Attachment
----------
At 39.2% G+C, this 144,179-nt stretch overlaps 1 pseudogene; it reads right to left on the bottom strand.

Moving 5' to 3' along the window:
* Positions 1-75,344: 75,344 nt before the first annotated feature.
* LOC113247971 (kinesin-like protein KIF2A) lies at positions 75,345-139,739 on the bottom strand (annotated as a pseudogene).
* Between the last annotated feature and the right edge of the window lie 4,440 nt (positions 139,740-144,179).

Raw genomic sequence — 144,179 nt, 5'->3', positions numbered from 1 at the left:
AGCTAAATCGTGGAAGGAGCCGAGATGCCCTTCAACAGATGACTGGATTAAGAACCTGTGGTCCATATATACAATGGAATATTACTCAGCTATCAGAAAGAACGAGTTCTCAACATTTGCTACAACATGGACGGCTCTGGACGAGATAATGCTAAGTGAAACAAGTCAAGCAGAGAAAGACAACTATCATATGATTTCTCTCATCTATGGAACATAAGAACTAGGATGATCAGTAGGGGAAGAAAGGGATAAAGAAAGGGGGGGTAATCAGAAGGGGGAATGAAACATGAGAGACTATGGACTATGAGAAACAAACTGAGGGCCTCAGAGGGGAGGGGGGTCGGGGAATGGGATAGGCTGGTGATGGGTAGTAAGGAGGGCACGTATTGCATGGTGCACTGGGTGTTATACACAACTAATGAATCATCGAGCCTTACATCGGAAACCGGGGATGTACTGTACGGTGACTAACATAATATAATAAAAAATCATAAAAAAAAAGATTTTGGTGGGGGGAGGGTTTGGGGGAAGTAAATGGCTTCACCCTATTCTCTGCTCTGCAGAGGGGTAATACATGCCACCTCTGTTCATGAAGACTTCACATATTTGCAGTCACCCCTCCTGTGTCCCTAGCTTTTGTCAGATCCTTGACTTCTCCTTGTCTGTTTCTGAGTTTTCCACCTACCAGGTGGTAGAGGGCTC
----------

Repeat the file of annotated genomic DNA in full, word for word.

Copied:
At 39.2% G+C, this 144,179-nt stretch overlaps 1 pseudogene; it reads right to left on the bottom strand.

Moving 5' to 3' along the window:
* Positions 1-75,344: 75,344 nt before the first annotated feature.
* LOC113247971 (kinesin-like protein KIF2A) lies at positions 75,345-139,739 on the bottom strand (annotated as a pseudogene).
* Between the last annotated feature and the right edge of the window lie 4,440 nt (positions 139,740-144,179).

Raw genomic sequence — 144,179 nt, 5'->3', positions numbered from 1 at the left:
AGCTAAATCGTGGAAGGAGCCGAGATGCCCTTCAACAGATGACTGGATTAAGAACCTGTGGTCCATATATACAATGGAATATTACTCAGCTATCAGAAAGAACGAGTTCTCAACATTTGCTACAACATGGACGGCTCTGGACGAGATAATGCTAAGTGAAACAAGTCAAGCAGAGAAAGACAACTATCATATGATTTCTCTCATCTATGGAACATAAGAACTAGGATGATCAGTAGGGGAAGAAAGGGATAAAGAAAGGGGGGGTAATCAGAAGGGGGAATGAAACATGAGAGACTATGGACTATGAGAAACAAACTGAGGGCCTCAGAGGGGAGGGGGGTCGGGGAATGGGATAGGCTGGTGATGGGTAGTAAGGAGGGCACGTATTGCATGGTGCACTGGGTGTTATACACAACTAATGAATCATCGAGCCTTACATCGGAAACCGGGGATGTACTGTACGGTGACTAACATAATATAATAAAAAATCATAAAAAAAAAGATTTTGGTGGGGGGAGGGTTTGGGGGAAGTAAATGGCTTCACCCTATTCTCTGCTCTGCAGAGGGGTAATACATGCCACCTCTGTTCATGAAGACTTCACATATTTGCAGTCACCCCTCCTGTGTCCCTAGCTTTTGTCAGATCCTTGACTTCTCCTTGTCTGTTTCTGAGTTTTCCACCTACCAGGTGGTAGAGGGCTC